I can't remember the proper term but they used to have volunteers come serve for a week or two at the Farm. I had some friends serving at Bethel at the time, the Grimsley family, and they sponsored me to come up there for a week when I was 16. I flew up and stayed with some friends of theirs a few miles away from the Farm.
All in all it wasn't a bad way for a 16 year old Georgia boy to spend a week before school started back. I got to work with a pretty cool group of folks that week and I made a lot of new friends, none of whom I ever got to stay in touch with though unfortunately. The Grimsleys loaned me one of their cars and I'd get up in the morning, eat breakfast at a nearby diner, then go spend my days working at Watchtower Farms. The first thing I learned was that you can't go into a diner in New York and order grits for breakfast. Yes, I did that. The waitress just gave me a blank stare and I did hear a few snickers from the other patrons. I got to work out on the farm, picking blueberries and vegetables and doing menial farm chores. The work was easy and the days weren't very long at all. A little in the morning, then go get cleaned up for lunch. And lunch was the bomb as far as I was concerned. Plenty to eat and it was some damn fine food.
Now of course, it was annoying to have to go wash up and change into "meeting clothes" just to eat lunch. But the food IMO made up for that little inconvenience.
It wasn't the best time I've ever had either though. Some of the bethelites supervising us were pretty stuck up. It became clear that the whole arrangement was unofficially a way for Bethel boys to meet single girls. When I started getting a little too close to a couple of the cutie pies a few of the Bethel boys got pretty hostile towards me. I was just a "publisher" and I was horning in on their action. One night a group of us "volunteers" went out with some Bethelites to a German restaurant. One of the Bethelites in particular went out of his way to make me feel unwelcome. Well he was just plain rude and obnoxious in general. Even rude to the sweet waitress. I left there pretty embarassed to be seen with that group representing Bethel.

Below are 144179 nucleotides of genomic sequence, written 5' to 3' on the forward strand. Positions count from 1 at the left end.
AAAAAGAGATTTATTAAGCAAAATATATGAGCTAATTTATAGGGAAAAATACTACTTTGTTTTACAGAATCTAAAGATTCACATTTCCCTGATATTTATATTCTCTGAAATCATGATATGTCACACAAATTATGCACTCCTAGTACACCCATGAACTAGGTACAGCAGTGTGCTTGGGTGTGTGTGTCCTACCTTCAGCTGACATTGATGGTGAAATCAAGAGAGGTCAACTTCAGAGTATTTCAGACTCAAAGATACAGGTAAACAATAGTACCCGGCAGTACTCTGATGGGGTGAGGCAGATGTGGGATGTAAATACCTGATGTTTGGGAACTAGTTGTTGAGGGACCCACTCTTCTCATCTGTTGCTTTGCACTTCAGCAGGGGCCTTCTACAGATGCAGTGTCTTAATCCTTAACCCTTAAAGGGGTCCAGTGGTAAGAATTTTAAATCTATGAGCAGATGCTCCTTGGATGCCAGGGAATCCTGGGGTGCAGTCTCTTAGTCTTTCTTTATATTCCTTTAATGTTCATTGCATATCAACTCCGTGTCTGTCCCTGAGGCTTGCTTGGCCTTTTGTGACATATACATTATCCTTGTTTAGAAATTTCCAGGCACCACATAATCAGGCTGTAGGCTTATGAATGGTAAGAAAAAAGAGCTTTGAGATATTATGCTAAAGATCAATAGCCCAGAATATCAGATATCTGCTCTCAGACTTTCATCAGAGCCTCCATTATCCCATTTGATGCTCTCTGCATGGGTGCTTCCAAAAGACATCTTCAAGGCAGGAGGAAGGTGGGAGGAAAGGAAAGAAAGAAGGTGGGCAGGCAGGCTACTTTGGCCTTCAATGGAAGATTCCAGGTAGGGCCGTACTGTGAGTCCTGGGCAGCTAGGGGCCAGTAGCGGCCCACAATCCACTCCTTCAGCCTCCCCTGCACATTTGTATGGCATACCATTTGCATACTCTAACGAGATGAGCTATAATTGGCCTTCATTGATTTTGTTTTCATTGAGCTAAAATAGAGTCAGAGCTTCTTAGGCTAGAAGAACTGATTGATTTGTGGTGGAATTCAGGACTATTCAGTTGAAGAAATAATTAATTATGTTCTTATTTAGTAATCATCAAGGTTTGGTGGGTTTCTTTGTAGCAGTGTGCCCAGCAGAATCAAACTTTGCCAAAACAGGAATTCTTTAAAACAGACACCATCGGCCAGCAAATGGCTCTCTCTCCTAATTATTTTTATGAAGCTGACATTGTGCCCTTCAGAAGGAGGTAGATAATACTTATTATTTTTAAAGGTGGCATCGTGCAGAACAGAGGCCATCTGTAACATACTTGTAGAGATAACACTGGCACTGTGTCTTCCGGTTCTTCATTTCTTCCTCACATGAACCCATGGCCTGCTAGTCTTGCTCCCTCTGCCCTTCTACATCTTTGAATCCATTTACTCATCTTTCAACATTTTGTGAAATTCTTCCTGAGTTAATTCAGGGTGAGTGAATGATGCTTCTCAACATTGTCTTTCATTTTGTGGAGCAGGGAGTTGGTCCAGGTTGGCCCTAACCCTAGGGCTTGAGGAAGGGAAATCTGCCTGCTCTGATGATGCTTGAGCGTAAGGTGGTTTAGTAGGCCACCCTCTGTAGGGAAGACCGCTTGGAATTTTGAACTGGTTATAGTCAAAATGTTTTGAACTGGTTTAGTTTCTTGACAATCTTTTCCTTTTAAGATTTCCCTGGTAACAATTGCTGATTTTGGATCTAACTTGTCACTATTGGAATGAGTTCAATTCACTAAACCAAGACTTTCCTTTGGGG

But being sponsored by the Grimsleys paid off a little for me. One afternoon we went out in service in the Cadillac belonging to one of the Governing Body, or had belonged to one of the GB. Think it was Grant Suiter's Cadillac (or maybe it was a Buick?). How Bobby had gotten access to it is beyond me. I got to tour the auto repair shop at the Farm that Bobby Grimsley Sr. ran. And I got to see the ambulance. Did y'all know that the Farm had its own ambulance? Well at least it did back then, in the 80's. It was a 50's model Cadillac ambulance. I want to say '59 but memory is a little fuzzy. But I can tell you that that ambulance was one sweet ride! That car was in showroom condition! And knowing Bobby, I have no doubt that it ran as good as it looked. Do they still have that old relic?
That made the second time I'd been to Bethel. The first time was when I was like 14. Our family took a trip up there and stayed a couple of nights in one of the guest cottages. (the green one across the street from WT Farms proper). On that one we also drove to NYC to see Brooklyn Bethel. I thought that was pretty cool because I got to see at least a little of the Big Apple even if it was only driving thru. And we didn't go on any of the regular tours. The Grimsleys took us on their own personal tour.
So who else has done temporary or volunteer (or whatever they called it) work at the Farm? I heard that program was ended not too long after I went. Do y'all remember that *one* house right near the Farm? Really crummy looking shack with hubcaps hung all over the outside walls and junk in the yard? I remember asking about it and being told "they're worldly" and how the Society had many times offered to buy the property but the owners wouldn't sell. Is that place still there?